Wednesday, 8 June 2011

A new role for the canals.

I mentioned in a previous posting that it is reputed to be the second-driest spring in 100 years.  In some areas the soil has not been this dry for over 50 years. Because we have a traditionally wet climate we also have a traditionally poor record of water management techniques. Published leakage figures still give cause for concern. Since 1995 the volume of water lost to leakage has only been reduced by one third. We have seen in the past when things became dire, water bowser being used to transport water from one location to another.

The possibility of a national water grid similar to gas and electricity grids has been raised in the past and then shelved on costs. Once again Britain is looking to the water industry to create a national water grid where water from areas in surplus can be transported between water companies. Some water companies have pre-empted the grid by building local links between themselves.

The effect on the environment of construction and all of the engineering work that would be associated with the construction of a large bore, subsurface  pipeline. The grid could be beset by many environmental problems. The chemical composition of water varies in different parts of the country. Piped directly from one watershed to another watershed could introduce problems for the local habitat and its ecology.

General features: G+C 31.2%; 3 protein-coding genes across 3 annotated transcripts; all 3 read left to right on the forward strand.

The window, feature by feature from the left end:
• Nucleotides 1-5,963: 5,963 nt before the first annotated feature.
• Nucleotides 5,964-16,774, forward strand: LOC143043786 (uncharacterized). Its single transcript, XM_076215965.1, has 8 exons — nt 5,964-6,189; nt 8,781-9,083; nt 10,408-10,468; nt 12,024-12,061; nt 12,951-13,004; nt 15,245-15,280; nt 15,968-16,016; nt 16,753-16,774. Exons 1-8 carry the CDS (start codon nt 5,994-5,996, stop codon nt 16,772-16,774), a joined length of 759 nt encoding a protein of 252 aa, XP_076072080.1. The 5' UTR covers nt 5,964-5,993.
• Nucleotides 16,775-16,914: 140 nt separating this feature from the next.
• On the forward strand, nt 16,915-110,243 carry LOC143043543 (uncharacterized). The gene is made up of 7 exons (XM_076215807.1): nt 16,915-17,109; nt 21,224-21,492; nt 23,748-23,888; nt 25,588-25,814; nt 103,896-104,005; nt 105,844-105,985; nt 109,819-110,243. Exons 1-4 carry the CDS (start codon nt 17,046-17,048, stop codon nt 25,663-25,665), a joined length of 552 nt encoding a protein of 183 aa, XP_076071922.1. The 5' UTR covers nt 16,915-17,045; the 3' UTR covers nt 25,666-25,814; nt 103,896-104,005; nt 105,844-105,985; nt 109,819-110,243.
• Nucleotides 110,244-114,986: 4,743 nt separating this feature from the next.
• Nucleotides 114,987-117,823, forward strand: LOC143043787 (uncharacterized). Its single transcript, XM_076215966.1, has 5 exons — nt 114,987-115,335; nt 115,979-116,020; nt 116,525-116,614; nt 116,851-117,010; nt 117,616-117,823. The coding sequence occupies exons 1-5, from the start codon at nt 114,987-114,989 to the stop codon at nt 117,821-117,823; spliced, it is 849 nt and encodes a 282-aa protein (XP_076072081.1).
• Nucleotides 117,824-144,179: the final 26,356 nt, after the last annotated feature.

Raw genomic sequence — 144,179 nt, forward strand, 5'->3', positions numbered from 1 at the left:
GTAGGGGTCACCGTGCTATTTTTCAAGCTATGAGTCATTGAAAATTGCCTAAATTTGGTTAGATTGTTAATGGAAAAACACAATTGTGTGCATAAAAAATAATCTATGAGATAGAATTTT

I wonder what role the canals could play if any in supporting part of the water grid infrastructure. Canals do form a very large man made water reservoir. The natural exposure to living organisms could help to modify the chemical composition to adapt water quality to the destination watershed. Whilst essentially the canals are still waters or with minimal flow. There are however long sections of canals that are lock free that could be included in to the national grid infrastructure. lock structures could be bypassed by culverts to divide some of the flow.

OK, I know that I'm flying a kite. However, any way that the new charity can raise additional revenue and implement engineering works to reopen derelict canals. Or to deepen existing canals to form part of the grid, is good news for us. 


1 comment:

  1. For years I have been trying to get BW to dredge canals. A inch puddle dries up very quickly in sun but a 1 foot deep one takes much longer. Hence much less water loss if the canals were their correct depth


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